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Argumentative Writing

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A F

on 13 January 2014

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Transcript of Argumentative Writing

4. PROOF READING/EDITING
Read it aloud.
Point to each word as they say it.
Do it in slow motion.
Circle any possible mistakes.
Correct 3-5 mistakes at a time.
Do correction process 5 minutes each day.
Writing the Best Argumentative Essay Ever
Strategies for the Exceptional Student
The 3 A's of Writing
NARRATIVE
Argumentative
EXPLANATORY/INFORMATIVE
HOW! Line
POW! LINE
Objective: To give students tools to be excited and confident about writing without feeling overwhelmed about the process.

2. DRAFTING/SLOPPY COPY

"How long does it have to be?"
(Like a miniskirt: short enough to be interesting , long enough to cover the subject.)
Single spaced 1-2 pages; double spaced 2-4 pages.
3. REVISION/REVISING
Adding words
Deleting words
Moving words, phrases, paragraphs
Replacing weak vocabulary
5. PUBLISHING/"NEAT SHEET"
Copy it over with all corrections, revisions, etc.
ARGUMENTATIVE/PERSUASIVE
1. PRE-WRITING/PLANNING

It's not just about getting ideas; it's about structure!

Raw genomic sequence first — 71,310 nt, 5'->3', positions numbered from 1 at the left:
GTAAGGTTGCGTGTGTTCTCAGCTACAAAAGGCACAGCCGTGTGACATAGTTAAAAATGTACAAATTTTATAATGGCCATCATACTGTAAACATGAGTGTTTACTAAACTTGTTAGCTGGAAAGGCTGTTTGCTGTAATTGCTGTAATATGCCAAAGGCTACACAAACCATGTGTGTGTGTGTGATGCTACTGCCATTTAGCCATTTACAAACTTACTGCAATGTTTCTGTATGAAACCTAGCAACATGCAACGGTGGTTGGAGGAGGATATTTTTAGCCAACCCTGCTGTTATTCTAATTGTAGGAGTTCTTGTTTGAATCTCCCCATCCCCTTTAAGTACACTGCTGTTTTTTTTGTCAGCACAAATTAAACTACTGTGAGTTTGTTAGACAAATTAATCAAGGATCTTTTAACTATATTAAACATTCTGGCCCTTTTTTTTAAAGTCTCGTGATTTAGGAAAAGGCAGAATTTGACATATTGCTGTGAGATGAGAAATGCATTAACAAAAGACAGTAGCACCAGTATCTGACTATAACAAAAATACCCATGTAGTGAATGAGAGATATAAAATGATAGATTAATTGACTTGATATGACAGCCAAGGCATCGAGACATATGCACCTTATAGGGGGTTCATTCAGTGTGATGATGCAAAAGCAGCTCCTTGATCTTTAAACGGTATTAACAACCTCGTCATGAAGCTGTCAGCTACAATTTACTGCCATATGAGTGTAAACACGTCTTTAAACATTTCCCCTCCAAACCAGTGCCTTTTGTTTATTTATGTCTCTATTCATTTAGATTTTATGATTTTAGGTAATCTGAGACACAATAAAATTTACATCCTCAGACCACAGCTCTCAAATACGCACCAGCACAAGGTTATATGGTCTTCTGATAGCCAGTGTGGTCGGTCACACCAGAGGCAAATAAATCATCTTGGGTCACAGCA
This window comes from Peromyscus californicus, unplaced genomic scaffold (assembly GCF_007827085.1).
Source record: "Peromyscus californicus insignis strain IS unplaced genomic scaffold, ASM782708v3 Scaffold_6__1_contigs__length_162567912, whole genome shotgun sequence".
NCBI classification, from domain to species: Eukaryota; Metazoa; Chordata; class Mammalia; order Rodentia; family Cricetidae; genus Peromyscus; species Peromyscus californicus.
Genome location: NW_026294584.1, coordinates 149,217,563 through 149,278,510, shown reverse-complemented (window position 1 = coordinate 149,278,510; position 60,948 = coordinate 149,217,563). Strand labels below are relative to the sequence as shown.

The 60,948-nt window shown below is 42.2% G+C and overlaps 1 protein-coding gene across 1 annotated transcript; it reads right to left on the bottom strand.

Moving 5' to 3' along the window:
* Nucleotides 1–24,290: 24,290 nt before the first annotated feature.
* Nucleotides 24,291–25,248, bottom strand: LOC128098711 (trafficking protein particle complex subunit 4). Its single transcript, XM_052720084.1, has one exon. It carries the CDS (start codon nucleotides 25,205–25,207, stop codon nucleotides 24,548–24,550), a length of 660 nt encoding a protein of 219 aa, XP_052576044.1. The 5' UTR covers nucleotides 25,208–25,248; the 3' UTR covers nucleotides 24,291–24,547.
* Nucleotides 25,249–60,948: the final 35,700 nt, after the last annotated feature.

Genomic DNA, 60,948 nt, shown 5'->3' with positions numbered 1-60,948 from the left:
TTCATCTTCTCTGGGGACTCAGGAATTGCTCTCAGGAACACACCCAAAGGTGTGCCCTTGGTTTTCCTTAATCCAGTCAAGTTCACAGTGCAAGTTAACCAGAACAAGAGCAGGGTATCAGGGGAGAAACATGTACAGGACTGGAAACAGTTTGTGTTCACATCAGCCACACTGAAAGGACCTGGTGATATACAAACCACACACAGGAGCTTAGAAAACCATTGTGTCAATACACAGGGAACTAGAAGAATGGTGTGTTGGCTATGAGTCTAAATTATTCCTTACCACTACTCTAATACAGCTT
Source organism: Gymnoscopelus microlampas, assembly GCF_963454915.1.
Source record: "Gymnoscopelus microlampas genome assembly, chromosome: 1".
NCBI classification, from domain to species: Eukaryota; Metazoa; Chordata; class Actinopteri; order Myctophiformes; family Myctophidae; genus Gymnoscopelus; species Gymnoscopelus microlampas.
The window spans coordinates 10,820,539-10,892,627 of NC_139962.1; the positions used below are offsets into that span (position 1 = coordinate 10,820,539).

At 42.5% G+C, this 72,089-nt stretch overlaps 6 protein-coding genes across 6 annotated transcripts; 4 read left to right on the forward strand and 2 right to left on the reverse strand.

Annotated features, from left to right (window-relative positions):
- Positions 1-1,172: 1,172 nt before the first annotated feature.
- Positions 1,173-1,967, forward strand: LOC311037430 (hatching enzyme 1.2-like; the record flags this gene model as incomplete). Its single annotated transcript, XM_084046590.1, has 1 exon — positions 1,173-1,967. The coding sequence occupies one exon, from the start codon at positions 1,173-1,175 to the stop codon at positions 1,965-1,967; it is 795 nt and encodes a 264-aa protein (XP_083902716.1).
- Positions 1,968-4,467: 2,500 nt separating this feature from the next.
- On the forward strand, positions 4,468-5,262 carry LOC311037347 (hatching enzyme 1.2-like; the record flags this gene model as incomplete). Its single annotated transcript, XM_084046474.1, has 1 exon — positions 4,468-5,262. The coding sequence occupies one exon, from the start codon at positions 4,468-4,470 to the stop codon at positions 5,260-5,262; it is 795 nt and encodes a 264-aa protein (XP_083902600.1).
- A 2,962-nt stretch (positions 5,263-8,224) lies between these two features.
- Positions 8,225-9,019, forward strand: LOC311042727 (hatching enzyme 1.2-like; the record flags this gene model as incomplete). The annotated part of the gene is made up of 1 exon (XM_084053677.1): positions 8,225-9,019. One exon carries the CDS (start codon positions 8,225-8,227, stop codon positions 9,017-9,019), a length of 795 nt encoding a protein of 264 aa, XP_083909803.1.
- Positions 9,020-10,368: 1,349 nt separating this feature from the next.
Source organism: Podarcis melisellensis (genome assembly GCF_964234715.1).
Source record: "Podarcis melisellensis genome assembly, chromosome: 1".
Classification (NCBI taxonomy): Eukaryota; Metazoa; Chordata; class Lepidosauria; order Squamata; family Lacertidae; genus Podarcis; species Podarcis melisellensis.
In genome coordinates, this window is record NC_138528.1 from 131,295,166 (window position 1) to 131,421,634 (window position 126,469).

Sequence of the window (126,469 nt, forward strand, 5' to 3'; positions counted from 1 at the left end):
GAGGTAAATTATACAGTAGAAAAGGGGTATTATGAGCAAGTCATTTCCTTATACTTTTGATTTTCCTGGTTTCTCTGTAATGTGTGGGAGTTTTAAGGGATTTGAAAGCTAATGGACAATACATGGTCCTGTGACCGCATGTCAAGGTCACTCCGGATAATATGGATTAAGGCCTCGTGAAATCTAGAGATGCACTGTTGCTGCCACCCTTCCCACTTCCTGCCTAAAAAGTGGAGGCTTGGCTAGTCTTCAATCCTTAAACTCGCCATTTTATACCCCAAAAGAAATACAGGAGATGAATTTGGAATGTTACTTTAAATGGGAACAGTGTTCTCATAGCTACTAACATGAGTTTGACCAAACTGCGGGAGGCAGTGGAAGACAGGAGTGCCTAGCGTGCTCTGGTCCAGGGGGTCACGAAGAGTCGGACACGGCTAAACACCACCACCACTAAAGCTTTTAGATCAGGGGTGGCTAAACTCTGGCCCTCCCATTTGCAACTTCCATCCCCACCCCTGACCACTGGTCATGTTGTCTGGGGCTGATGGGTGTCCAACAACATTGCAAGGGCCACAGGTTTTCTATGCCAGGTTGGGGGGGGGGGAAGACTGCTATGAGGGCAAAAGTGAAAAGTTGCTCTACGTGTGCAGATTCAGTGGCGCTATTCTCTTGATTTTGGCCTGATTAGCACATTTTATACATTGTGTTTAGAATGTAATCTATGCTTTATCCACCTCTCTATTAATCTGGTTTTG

THE 5 STEPS OF WRITING
PRE-WRITING/PLANNING
Main Topic
or
Thesis Statement
Body Paragraph 1
OR
Highlight 1
OR
Round 1


more on those titles later...
Body Paragraph 2
OR
Highlight 2
OR
Round 2
Body Paragraph 3
OR
Highlight 3
OR
Round 3
Body Paragraph 4
OR
Highlight 4
OR
Round 4
Body Paragraph 5
OR
Highlight 5
OR
Round 5
THE 5 STEPS OF WRITNG
Beginning of the story:
Right before everything that is relevant begins.

Every great story begins with one of 3 things...


For example: the pep rally at school the day of the game
Middle of the Story
Write this part 4th.

Overall subject of the story (the game that lead up to the broken leg)
WOW! MOMENT!
Plan from this point and have your students work from the inside out!
Use a 3-4 word phrase to make sure the WOW! moment is exact.

For instance: for a story about someone breaking a leg at a football or basketball game, simple say, "broke my leg"
Ending of the Story
Plan this section 3rd.

Actions/events, thoughts/feelings, description/dialogue as a result of WOW! moment



For example: Don't jump straight to the hospital! Detail the bone sticking out of the skin, the blood, the pain, and the reaction of others.
Beginning of the Essay
#2
Middle of the Essay
#3
Highlight 1: Choosing the parakeet (good store, puffiness, get a young, active one)